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OLYMPIA – The Legislature’s efforts to provide structure and regulations to Washington’s burgeoning medical marijuana operations could be snuffed out by a warning last week from the state’s federal prosecutors. A bill to require the state Agriculture Department to license medical marijuana growers and processors, and the state Health Department to license dispensaries, would run headlong into federal law, U.S. Attorneys Mike Ormsby in Spokane and Jenny Durkan in Seattle told Gov. Chris Gregoire in a letter Thursday.
As the Washington Legislature heads toward adoption of a bill that permits marijuana growing and distribution systems for medicinal use, federal prosecutors are loudly clearing their throats and reiterating that such a law would not prevent them from prosecuting activity it deems illegal. As a result, Gov. Chris Gregoire says she won’t sign the bill. Gregoire sent a query to the U.S. Attorney’s Office on Wednesday and got a tandem reply the next day from U.S. Attorneys Mike Ormsby of Spokane and Jenny Durkan of Seattle. They warned that anyone along the supply chain could be prosecuted and that dispensary property could be seized. Ormsby had issued an earlier warning, but the letter to the governor put the consequences in stark terms.
Spokane medical marijuana dealer Scott Q. Shupe will avoid prison on drug-trafficking charges, at least for now. “In this case it was clear you didn’t intend to break the law, which is in a state of flux as we speak,” Spokane County Superior Court Judge Tari Eitzen said during a Tuesday sentencing hearing. “But the jury found you guilty. That’s what I’m stuck with.”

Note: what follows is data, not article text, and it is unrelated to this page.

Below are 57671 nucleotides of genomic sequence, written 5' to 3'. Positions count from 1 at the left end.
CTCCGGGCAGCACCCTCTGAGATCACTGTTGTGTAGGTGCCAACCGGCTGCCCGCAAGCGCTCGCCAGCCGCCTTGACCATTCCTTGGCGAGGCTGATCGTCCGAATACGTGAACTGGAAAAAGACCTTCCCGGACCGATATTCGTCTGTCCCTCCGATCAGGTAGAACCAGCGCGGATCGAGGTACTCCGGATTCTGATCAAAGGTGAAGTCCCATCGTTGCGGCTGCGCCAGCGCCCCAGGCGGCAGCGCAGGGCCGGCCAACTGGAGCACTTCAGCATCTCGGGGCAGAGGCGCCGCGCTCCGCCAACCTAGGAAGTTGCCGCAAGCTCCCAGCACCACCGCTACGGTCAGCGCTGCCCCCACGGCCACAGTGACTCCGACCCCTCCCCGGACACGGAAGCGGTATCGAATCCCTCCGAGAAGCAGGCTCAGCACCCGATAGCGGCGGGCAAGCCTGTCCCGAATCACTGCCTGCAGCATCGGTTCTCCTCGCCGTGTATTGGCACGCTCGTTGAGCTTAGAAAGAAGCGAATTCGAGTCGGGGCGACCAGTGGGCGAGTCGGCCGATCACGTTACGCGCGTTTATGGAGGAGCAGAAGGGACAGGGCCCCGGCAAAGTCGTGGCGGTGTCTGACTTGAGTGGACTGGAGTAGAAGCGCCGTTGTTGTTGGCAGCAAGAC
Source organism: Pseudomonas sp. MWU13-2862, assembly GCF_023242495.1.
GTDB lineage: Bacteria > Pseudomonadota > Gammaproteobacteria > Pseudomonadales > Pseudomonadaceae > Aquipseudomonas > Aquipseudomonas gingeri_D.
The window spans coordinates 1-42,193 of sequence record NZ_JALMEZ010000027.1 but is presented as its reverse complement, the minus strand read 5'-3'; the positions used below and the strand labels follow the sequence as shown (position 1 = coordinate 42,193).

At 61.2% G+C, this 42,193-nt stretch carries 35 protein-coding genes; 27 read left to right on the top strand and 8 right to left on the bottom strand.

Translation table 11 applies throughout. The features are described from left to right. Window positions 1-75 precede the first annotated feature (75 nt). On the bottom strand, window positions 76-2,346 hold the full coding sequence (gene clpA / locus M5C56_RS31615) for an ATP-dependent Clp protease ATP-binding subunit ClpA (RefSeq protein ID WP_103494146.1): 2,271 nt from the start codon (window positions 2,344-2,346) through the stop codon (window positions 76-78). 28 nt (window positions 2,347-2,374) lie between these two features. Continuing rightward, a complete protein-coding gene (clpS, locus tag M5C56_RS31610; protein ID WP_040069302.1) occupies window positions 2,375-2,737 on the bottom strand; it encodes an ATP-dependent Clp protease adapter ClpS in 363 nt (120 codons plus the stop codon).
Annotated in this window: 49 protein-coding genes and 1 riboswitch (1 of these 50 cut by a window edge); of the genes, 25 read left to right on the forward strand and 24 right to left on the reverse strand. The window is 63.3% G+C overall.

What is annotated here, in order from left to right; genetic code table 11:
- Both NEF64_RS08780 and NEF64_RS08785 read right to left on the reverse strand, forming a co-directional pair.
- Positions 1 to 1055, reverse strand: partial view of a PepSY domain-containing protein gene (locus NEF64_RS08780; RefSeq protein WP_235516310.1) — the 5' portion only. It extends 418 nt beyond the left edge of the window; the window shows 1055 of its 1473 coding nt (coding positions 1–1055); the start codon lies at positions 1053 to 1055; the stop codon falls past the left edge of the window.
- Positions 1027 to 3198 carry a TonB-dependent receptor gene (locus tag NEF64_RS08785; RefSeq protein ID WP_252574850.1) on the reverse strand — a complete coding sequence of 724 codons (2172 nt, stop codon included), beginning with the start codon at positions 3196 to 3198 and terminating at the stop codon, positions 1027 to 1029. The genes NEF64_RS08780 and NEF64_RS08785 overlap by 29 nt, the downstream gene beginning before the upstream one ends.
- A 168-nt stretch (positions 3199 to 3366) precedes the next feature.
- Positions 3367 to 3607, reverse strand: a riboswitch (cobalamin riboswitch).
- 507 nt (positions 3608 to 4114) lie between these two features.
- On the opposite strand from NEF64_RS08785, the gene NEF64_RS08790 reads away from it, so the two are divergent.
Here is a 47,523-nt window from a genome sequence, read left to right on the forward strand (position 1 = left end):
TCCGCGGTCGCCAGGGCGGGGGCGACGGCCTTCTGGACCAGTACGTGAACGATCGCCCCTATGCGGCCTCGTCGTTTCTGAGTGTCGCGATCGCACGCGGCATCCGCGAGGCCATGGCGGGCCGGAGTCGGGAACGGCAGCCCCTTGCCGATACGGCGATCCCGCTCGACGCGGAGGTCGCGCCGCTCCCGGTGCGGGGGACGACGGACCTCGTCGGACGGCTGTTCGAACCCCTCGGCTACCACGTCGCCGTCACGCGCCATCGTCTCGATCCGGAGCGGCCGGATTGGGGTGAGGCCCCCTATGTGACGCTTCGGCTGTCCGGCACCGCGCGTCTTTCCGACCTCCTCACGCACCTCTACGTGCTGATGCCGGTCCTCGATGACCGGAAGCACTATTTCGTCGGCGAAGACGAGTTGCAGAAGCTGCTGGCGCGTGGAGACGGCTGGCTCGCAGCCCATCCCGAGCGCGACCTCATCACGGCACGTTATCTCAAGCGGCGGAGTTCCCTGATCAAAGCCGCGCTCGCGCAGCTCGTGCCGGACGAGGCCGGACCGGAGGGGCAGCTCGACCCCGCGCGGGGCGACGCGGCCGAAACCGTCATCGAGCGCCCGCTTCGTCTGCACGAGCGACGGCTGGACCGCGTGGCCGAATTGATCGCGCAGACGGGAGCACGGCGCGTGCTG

Medical marijuana dealer Scott Q. Shupe will avoid prison on drug-trafficking charges, at least for now.
OLYMPIA – Rules for growing, processing and selling medical marijuana passed the Washington state House of Representatives after heated debate Monday on whether the proposed law has enough safeguards to prevent sales to children. Supporters said it was an effort to be compassionate to the chronically ill and dying who have a doctor’s recommendation for, but no access to, a substance that will give them relief.
Medical marijuana dispensaries in Spokane face federal prosecution if they do not end their operations immediately, the U.S. Attorney’s Office announced Wednesday. Federal authorities hope for voluntary compliance but are prepared “for quick and direct action against the operators of the stores,” according to a statement by Mike Ormsby, U.S. attorney for the Eastern District of Washington.
Marijuana advocates still reeling from last week’s conviction of a medicinal pot supplier in Spokane are stepping up the pressure. Nearly three dozen demonstrators gathered Thursday outside of the federal courthouse in downtown Spokane, urging the removal of marijuana from the U.S. Drug Enforcement Administration’s list of drugs considered to have no medicinal value.
OLYMPIA – A new version of a plan to regulate the production and sale of medical marijuana in Washington is headed for a vote in the state House after narrowly passing a committee Wednesday. Now heavily amended, SB 5073 would allow the state Health Department to decide how many medical marijuana dispensaries could be located in each county, and would set up a lottery to obtain a license. There’s no guarantee the current dispensaries would receive a state license and stay in business after July 2012 when the new law takes effect, state Rep. Eileen Cody, D-West Seattle, said.
A Spokane jury rejected arguments Thursday that the state’s medical marijuana law allows for commercial dispensaries, convicting a supplier of multiple drug trafficking charges. Scott Q. Shupe, who co-owned one of the first marijuana dispensaries in Spokane, argued the state’s medical marijuana law enables dispensaries to supply card-carrying patients, provided they serve just one patient at a time.